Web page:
vasa1 Registered Member

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    :D I was almost positive the other way. Looks like it's time to roll up the sleeves. My preference is that programs running in the sandbox don't write anything outside. So if that's not how things are, I'll have to fix it ASAP.

    Serves me right for not monitoring the Sandboxie forum.
     
  8. luciddream

    luciddream Registered Member

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    It's pretty sad. I just started using the program and I don't even remember how it came default. I've made so many changes.

    It was easier to learn than I thought. I was afraid at first, but probably the best $43 I've ever spent on my computer. I don't really use forced folders or programs. There are times I don't want to run sandboxed, for updates or to tweaks settings. I've always been a right-click/open guy anyway, not a double clicker. So I just chose when I want to run sandboxed. I'd rather just do this than the method to set a timer to run outside when it's forced.

    But having multiple sandboxes run at once is great. I've already made a bunch of them, unique in their own ways, custom tailored for various programs. I think I'm obsessed. Have 2 running right now as I type.

    Don't know why it took me this long to discover this program.
     
  9. snowbound

    snowbound Retired Moderator

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    Ok thanks.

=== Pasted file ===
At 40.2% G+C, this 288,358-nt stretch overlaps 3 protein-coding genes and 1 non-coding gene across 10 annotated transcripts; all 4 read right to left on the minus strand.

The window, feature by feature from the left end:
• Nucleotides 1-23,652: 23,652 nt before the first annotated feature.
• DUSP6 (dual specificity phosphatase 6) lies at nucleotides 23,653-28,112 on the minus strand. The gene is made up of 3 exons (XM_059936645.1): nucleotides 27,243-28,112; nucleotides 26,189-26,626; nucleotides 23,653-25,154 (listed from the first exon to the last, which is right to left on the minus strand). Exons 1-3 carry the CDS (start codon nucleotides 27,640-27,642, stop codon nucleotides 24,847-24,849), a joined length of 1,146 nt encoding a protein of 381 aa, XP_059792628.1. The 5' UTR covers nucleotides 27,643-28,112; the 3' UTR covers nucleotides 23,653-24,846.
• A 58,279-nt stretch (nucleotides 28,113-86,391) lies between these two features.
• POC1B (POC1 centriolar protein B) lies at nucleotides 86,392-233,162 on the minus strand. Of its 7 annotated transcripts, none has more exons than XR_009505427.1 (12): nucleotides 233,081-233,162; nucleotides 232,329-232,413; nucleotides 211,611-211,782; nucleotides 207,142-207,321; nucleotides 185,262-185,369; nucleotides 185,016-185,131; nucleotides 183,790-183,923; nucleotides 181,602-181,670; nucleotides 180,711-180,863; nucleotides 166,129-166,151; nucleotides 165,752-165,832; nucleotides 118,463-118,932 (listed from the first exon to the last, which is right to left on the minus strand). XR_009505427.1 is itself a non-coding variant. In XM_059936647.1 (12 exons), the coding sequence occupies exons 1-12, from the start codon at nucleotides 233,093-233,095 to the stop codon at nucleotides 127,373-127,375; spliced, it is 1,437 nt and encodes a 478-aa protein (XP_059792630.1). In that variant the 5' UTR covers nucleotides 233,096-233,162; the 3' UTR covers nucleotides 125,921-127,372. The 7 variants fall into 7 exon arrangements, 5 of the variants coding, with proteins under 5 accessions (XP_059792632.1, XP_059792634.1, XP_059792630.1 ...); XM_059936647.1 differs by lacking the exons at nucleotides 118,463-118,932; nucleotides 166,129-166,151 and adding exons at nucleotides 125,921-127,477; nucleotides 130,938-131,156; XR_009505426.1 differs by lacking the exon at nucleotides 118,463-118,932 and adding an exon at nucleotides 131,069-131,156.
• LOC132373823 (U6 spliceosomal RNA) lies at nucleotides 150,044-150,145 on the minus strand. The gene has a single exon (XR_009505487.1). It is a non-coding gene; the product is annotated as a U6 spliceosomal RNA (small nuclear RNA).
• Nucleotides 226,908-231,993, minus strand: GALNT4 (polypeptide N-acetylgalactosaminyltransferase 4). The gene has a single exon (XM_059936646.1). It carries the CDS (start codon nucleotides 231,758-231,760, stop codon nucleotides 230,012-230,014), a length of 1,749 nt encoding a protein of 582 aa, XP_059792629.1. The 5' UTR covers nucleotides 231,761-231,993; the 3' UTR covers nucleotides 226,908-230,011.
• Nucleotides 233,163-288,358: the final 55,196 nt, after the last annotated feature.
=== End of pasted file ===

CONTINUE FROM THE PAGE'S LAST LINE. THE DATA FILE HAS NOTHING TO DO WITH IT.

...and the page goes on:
Seems i'm having my first issue. All indictations are my google browser is running sandboxed(yellow triangle with red dots in taskbar) but the main window of sbie control is empty, other than the Sandbox DefaultBox entry.

    When i first downloaded it and set google to be sandboxed it did show in main window along with the sbie entries but now that is not the case.
     
  10. Page42

    Page42 Registered Member

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    To confirm if it is sandboxed...
    SBIE control dialog.jpg
    SBIE control dialog II.jpg
     
  11. GrammatonCleric

    GrammatonCleric Registered Member

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    I think it has to be pointed out that if only FireFox is allowed to run in the browser and no other thing. Then only firefox will run in there but that setting will NOT PROTECT AGAINST KEYLOGGERS. People might misunderstand that having that set will protect against keyloggers.

    I mean it's true if one downloads a keylogger by mistake during the sandboxed browsing session (drive by download). However, if your system is already infected with a keylogger and the keylogger resides in a real system then it will still log all keys regardless if Firefox is in Sandbox or not.

    Just trying to point that out for the new users who might misunderstand what running "Just Firefox in sandbox" does.
     
  12. cheater87

    cheater87 Registered Member